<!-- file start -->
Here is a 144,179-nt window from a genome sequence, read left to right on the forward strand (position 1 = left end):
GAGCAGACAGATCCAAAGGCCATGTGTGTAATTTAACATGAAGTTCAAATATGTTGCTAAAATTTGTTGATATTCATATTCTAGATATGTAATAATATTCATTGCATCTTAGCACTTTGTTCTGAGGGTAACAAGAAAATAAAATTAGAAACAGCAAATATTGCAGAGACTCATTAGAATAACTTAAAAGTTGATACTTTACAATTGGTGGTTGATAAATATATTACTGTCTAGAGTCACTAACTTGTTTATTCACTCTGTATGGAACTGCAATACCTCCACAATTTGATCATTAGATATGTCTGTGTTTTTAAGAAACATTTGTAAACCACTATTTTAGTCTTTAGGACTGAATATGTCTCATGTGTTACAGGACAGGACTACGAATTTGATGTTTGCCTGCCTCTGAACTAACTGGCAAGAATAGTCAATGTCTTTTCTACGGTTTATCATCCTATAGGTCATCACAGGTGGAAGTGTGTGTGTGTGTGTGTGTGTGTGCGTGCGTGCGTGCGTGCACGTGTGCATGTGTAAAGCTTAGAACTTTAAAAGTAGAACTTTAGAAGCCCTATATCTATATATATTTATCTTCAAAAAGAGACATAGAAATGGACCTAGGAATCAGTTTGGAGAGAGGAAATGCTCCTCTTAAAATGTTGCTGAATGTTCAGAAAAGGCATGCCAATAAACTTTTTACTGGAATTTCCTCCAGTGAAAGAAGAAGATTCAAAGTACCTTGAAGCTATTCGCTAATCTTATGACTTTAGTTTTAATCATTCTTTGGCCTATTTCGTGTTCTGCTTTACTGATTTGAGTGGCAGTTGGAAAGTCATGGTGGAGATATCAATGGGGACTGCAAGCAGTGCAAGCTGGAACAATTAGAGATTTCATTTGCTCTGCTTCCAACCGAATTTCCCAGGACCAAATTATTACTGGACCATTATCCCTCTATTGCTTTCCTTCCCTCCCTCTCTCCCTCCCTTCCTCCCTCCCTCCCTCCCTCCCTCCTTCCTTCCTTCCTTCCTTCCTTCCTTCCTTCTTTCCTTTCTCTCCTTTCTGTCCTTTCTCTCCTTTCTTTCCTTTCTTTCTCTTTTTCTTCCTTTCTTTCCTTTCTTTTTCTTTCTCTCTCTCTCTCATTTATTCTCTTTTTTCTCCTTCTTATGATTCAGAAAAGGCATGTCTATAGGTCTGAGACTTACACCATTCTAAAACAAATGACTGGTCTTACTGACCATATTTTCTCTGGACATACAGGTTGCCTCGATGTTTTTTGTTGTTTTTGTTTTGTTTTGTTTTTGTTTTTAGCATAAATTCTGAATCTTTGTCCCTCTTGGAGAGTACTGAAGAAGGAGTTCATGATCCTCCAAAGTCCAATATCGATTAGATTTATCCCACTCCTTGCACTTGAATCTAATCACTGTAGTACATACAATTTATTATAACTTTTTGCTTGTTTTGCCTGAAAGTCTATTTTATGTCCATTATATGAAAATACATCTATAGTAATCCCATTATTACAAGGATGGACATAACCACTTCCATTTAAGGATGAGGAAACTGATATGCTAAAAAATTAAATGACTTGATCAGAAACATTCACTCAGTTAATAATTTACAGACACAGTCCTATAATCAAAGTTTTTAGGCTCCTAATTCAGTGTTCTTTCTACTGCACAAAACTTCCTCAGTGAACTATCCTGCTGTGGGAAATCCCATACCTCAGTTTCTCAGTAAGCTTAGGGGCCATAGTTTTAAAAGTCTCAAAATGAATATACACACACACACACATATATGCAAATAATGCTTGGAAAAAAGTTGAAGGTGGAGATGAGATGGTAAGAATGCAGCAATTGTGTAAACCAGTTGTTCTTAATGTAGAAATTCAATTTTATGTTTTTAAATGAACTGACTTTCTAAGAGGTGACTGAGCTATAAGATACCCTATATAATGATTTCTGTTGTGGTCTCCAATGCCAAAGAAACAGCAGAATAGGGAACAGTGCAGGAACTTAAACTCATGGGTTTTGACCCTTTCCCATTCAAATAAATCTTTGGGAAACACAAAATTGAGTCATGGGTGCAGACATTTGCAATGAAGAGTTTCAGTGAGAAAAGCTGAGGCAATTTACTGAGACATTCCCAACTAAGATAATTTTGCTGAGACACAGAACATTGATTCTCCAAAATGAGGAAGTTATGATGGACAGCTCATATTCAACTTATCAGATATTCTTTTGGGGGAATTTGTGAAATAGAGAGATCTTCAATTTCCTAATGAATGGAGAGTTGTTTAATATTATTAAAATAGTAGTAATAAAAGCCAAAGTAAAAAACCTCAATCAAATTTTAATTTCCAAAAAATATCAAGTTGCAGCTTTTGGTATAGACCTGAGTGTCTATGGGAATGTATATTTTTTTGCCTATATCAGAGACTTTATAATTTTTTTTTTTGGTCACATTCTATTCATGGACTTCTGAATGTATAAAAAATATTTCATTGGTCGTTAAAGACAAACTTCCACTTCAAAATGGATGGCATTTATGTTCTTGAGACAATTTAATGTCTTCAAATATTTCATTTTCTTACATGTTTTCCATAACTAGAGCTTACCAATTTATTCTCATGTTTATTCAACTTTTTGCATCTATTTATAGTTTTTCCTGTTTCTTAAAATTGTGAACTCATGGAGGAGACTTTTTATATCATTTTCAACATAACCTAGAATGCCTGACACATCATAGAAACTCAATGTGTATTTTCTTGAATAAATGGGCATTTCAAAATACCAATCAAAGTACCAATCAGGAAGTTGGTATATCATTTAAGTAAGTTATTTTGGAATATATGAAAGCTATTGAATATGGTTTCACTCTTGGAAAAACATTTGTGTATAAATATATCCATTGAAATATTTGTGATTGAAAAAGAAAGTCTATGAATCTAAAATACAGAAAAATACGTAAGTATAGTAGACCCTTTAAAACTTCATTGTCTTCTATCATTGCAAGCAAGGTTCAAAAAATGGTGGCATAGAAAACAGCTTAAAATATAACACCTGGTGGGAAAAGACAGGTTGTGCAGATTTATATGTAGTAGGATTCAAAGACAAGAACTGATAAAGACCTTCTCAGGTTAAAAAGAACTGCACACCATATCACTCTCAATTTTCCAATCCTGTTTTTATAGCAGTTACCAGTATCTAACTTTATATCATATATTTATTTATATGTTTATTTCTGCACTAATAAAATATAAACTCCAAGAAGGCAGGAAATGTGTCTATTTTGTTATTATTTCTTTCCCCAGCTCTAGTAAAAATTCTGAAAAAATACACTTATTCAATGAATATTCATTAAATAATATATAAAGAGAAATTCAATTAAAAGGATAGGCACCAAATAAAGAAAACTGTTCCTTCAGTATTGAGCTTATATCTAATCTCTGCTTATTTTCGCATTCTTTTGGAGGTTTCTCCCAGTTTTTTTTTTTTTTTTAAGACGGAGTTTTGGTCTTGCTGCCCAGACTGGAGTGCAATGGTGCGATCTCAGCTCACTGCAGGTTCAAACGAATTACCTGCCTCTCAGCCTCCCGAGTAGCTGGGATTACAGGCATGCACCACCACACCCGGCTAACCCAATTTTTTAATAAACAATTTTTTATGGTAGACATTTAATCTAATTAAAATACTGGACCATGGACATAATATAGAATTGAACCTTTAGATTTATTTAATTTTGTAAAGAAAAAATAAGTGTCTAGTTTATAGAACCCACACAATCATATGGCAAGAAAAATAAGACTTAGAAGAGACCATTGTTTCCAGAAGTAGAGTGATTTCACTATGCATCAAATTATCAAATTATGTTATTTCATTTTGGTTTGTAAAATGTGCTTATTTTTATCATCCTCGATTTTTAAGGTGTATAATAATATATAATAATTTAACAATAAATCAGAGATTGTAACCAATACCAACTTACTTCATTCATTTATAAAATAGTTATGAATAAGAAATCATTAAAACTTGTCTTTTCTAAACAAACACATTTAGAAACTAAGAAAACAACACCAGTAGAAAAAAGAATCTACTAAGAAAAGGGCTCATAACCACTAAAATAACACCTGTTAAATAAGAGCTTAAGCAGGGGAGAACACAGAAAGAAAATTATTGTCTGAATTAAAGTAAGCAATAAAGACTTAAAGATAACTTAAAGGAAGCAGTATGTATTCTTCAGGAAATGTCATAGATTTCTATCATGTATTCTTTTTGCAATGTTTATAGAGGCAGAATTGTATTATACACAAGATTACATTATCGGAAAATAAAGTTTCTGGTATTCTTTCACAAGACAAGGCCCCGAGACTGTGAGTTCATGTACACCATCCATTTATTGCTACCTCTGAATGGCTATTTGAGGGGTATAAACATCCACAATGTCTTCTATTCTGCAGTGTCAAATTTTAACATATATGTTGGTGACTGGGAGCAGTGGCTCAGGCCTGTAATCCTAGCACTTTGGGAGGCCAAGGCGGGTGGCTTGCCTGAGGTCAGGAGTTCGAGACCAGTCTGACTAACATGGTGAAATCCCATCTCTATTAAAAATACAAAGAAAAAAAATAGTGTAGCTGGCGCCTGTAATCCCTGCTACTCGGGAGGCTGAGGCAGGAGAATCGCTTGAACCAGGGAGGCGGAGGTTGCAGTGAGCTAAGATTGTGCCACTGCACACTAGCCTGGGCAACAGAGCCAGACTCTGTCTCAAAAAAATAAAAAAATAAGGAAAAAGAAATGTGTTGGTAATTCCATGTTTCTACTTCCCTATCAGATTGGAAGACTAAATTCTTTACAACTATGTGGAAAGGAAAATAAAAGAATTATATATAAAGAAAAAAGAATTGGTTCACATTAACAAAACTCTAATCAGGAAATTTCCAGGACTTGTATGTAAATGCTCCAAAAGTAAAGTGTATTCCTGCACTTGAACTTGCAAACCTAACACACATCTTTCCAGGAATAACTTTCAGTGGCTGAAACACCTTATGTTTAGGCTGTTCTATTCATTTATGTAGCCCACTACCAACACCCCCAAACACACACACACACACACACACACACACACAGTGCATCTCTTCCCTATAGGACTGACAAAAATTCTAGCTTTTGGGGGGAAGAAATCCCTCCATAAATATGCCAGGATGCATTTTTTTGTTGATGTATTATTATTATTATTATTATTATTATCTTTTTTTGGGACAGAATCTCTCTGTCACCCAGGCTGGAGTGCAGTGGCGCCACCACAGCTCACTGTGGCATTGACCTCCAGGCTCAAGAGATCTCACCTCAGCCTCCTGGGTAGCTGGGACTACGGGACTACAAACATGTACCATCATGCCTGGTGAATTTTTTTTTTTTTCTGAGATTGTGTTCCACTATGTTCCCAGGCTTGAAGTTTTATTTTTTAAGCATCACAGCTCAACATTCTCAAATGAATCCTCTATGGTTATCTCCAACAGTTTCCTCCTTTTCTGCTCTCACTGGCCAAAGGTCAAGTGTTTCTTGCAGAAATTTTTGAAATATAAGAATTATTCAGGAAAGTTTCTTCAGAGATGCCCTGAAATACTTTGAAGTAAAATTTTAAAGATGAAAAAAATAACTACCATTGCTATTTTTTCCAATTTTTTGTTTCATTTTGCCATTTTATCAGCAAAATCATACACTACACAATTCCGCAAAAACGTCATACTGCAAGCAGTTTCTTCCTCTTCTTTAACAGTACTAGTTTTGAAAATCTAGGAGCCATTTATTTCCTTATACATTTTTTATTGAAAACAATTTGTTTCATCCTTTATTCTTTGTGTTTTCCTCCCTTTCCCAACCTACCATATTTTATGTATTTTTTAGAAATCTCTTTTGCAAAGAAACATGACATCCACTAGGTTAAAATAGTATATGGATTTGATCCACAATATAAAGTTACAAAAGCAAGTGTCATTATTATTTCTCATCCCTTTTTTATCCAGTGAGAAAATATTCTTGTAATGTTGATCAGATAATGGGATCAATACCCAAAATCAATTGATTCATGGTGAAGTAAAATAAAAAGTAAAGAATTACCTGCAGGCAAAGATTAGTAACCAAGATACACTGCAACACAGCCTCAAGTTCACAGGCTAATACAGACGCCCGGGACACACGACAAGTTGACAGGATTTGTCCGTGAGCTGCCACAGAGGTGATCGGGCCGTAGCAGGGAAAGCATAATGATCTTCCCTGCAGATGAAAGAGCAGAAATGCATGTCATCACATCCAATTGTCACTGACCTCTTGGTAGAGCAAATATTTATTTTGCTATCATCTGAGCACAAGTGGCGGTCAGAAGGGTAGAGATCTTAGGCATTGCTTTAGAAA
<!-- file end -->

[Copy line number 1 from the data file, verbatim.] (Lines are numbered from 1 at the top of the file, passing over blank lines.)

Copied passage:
Here is a 144,179-nt window from a genome sequence, read left to right on the forward strand (position 1 = left end):